GUEST COLUMNIST | Understanding, then addressing, ‘white privilege’

Related Articles: 

As a white woman, I've had to work hard to understand that I'm privileged in a way that my black brothers and sisters are not. I understand the confusion among many white people about "white privilege." To them, privilege means that individuals or groups receive certain advantages based on occupation or affluence, such as executives who enjoy economic advantages greater than the working class. These positions allow execs to live enviable lifestyles that come with the privilege of "affluence."

These aren't rights; they're entitlements connected to the positions and attainable due to the salaries and responsibilities of those positions. This isn't "white privilege." Black executives, doctors, lawyers, sports figures, etc., also enjoy these economic advantages. Thus, white people, of lower economic status who lack entitlements declare that they "are white, but don't have any special privilege." But let's look at it from a different perspective.

Miriam-Webster's first definition of privilege is "a right or benefit that is given to some people and not to others." According to the Cambridge Dictionary, privilege is "a special advantage or authority possessed by a particular person or group." This definition allows us to understand the meaning of "white privilege."

I have never walked into a store — as a white mother of many children — and felt that I was being watched as a potential problem. I have never been followed when I have gone into a shop or walked in the mall, just because of the my skin color.

I have never wondered how a police officer was going to treat me if he pulls me over for speeding, running a red light or stop sign. I have never wondered if I was pulled over because the officer thought I was driving a car out of my league or because of the color of my skin. I have never wondered whether a police officer would draw his weapon when I reach into the glove compartment for my registration and insurance papers.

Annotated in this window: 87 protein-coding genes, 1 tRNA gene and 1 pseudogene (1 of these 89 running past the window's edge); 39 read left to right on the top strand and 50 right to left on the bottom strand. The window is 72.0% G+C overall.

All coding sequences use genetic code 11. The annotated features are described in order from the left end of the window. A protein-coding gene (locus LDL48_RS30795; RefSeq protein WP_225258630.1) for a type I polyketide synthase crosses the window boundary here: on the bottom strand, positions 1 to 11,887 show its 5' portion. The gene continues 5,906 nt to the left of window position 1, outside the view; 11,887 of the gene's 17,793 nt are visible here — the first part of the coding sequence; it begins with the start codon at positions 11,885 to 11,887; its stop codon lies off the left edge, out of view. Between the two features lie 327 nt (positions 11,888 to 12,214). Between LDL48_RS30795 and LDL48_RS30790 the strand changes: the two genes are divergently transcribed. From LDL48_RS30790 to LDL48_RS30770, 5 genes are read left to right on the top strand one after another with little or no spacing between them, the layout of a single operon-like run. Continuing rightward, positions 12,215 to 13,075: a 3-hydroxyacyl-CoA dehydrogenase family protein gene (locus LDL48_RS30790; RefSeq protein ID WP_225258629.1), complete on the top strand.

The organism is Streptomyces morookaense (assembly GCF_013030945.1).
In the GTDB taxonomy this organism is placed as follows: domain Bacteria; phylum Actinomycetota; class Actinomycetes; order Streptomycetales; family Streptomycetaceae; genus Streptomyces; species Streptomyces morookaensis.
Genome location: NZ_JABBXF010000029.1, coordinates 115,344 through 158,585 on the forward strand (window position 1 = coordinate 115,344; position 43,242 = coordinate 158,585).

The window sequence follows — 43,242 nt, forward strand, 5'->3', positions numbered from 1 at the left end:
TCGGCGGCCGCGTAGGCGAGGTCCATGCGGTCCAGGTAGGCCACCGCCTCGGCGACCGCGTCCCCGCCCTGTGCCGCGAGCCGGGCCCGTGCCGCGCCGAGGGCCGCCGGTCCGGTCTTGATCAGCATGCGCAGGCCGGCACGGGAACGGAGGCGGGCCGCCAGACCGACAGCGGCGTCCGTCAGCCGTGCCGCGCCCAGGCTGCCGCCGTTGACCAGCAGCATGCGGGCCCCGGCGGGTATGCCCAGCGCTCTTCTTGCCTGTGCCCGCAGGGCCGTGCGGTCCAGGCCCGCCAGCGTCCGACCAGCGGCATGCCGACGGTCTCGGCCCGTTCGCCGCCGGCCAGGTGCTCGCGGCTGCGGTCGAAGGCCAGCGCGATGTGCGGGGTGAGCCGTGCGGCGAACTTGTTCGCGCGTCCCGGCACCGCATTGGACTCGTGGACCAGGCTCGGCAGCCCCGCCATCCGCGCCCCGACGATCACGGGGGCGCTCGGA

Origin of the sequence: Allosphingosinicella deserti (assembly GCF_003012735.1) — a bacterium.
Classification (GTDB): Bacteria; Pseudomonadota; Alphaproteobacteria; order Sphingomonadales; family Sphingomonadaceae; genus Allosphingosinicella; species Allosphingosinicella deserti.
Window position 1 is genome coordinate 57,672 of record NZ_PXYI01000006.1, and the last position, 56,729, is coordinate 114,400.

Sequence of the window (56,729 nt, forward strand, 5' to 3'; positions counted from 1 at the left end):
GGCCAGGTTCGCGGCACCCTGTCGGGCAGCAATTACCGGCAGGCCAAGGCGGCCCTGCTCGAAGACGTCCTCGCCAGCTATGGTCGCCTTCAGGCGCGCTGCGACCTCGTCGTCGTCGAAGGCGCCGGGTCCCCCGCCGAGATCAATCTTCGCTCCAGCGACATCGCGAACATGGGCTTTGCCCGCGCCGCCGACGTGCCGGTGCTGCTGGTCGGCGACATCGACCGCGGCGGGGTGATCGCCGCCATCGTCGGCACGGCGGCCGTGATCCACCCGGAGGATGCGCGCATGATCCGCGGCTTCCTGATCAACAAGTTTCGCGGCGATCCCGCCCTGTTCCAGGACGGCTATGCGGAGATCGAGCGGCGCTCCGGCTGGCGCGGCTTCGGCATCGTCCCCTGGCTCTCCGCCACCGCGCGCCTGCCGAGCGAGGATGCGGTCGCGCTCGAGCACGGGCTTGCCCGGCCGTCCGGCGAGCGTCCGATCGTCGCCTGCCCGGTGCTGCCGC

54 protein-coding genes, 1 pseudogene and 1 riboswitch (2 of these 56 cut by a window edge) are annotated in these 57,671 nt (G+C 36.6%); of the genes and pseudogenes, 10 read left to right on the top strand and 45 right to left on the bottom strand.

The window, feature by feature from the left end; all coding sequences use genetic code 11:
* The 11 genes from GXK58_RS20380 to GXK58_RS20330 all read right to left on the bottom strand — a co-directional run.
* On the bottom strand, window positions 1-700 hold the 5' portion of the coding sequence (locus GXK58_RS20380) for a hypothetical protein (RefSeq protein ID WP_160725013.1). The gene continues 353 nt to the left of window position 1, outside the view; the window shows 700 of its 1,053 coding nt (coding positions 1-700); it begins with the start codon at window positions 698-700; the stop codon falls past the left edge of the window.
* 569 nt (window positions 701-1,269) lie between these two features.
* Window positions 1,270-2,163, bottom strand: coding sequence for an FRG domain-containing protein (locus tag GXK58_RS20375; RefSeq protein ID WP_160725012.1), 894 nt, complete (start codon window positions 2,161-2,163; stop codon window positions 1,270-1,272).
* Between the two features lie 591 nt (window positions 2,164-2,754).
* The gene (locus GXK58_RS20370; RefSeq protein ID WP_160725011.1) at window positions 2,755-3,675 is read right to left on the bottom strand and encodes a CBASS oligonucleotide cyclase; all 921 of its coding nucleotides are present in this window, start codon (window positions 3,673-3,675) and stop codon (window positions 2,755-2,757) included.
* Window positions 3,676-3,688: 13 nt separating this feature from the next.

This peace of mind, freedom from fear, doesn't exist for my black brothers and sisters; sons and daughters. The situations experienced by black neighbors and friends are the opposite of my experience. The black executives, doctors, lawyers, sports figures, etc., mentioned above? They have experienced many of these judgments based merely on the color of their skin.

A good friend who is a retired federal judge — a black woman — doesn't know of any black acquaintance who hasn't been pulled over without cause. An African-American university president was pulled over with an excuse that his tail light was out and given a warning. He stopped a couple blocks away to check; his tail lights were working fine.

This is what "white privilege" means. This inequity is something I have and can't discard, share or opt out. I'm aware I have benefited from it without intent. I don't even know if it is something for which I can apologize.

But I want to correct this. There needs to be culpability and acknowledgement among white people, whether or not we're intentional in our "white privilege."

We need to address our black sisters and brothers, look them straight in the eyes, and ask, "What can I/we do? What will prove to you my/our willingness to stand for your rights and freedom? How can I/we make amends in a world where racism is allowed to exist? Can you forgive me/us?"

Pressimone is pastoral associate at Our Lady of Lourdes Parish in Clayton. 

Your rating: None Average: 1.2 (37 votes)